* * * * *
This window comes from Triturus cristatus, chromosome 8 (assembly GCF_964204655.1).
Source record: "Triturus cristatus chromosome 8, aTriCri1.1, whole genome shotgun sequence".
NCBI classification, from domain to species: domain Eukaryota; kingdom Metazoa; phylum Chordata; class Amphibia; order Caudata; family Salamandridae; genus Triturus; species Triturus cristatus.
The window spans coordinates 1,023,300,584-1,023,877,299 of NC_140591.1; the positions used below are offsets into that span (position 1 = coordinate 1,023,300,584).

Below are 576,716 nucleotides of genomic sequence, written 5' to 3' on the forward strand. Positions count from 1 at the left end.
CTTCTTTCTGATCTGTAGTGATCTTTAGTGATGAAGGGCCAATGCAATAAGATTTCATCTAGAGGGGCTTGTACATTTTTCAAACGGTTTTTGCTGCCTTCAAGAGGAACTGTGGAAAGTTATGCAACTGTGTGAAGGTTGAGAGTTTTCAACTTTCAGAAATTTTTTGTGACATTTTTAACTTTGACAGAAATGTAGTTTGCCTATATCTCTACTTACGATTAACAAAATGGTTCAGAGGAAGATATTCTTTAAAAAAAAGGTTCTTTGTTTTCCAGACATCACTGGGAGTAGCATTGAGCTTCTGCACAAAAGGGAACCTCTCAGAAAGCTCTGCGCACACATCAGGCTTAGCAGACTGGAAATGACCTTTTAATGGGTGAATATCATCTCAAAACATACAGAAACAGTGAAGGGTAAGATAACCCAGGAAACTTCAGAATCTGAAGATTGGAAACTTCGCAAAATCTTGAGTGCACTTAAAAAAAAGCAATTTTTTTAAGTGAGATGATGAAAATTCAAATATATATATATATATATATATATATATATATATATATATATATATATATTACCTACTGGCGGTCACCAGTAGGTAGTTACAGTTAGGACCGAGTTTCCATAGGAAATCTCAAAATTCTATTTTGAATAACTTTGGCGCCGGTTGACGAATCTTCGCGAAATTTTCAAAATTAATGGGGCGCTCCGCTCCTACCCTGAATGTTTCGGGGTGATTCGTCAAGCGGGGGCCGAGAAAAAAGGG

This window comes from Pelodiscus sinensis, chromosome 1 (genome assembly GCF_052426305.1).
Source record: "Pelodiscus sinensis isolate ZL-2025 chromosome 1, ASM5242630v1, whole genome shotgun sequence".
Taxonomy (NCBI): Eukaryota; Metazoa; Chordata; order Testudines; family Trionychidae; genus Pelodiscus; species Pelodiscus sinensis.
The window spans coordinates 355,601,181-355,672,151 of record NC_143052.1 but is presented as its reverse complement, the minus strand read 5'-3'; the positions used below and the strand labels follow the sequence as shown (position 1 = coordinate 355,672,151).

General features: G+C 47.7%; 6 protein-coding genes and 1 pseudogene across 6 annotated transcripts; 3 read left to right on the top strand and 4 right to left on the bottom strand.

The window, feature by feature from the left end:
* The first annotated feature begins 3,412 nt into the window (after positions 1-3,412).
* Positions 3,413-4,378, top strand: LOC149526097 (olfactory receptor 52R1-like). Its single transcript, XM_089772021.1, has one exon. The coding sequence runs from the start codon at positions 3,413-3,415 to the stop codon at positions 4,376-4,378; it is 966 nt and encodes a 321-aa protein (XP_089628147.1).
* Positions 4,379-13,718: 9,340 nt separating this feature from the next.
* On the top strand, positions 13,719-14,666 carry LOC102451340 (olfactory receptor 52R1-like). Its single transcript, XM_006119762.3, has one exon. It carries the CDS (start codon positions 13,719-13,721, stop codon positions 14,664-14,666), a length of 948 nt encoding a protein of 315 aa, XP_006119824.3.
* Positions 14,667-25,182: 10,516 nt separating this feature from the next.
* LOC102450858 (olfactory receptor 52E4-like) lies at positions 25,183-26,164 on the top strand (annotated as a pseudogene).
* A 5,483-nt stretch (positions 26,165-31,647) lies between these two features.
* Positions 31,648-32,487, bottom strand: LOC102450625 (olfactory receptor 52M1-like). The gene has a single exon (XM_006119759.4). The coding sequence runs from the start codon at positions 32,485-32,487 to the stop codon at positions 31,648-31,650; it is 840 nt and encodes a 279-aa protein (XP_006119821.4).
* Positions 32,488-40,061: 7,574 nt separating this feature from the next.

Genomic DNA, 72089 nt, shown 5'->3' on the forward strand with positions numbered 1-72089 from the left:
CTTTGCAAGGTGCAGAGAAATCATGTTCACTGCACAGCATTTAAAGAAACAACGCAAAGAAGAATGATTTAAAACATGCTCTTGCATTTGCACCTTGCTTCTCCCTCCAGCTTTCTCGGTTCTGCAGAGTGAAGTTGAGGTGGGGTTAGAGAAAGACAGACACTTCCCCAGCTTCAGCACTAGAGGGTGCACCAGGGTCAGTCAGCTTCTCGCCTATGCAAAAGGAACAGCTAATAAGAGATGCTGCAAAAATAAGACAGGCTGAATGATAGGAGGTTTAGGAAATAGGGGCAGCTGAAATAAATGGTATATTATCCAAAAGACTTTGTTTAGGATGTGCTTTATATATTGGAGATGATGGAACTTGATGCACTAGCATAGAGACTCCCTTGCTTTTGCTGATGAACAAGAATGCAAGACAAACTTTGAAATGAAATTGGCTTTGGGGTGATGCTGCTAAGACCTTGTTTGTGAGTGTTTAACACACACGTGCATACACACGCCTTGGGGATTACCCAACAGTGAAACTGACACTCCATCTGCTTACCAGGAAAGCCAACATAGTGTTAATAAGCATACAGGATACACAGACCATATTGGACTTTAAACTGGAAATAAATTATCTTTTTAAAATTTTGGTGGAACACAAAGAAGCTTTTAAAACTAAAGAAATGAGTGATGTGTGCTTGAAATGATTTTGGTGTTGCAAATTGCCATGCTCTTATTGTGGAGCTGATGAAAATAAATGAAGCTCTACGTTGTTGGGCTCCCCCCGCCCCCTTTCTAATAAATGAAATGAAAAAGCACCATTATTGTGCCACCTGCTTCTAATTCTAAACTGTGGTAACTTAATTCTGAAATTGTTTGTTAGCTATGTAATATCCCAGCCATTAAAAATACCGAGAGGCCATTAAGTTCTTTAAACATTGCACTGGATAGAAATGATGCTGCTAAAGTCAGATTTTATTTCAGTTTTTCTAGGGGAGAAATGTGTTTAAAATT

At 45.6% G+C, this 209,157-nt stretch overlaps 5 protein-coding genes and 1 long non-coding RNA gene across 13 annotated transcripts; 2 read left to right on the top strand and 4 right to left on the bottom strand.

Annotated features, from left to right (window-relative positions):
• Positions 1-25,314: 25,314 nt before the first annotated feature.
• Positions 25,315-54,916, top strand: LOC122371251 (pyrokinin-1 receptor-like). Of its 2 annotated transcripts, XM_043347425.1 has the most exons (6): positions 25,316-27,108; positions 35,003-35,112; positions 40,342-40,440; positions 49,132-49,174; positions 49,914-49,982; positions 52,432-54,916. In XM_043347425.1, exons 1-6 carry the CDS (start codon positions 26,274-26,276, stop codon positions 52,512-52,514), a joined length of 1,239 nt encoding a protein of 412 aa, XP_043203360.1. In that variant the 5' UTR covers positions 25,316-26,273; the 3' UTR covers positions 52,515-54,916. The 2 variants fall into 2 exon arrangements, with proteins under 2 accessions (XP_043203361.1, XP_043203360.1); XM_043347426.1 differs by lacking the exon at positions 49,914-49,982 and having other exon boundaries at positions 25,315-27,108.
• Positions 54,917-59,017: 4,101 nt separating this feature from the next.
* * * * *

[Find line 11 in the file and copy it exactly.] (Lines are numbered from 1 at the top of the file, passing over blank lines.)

General features: G+C 47.7%; 6 protein-coding genes and 1 pseudogene across 6 annotated transcripts; 3 read left to right on the top strand and 4 right to left on the bottom strand.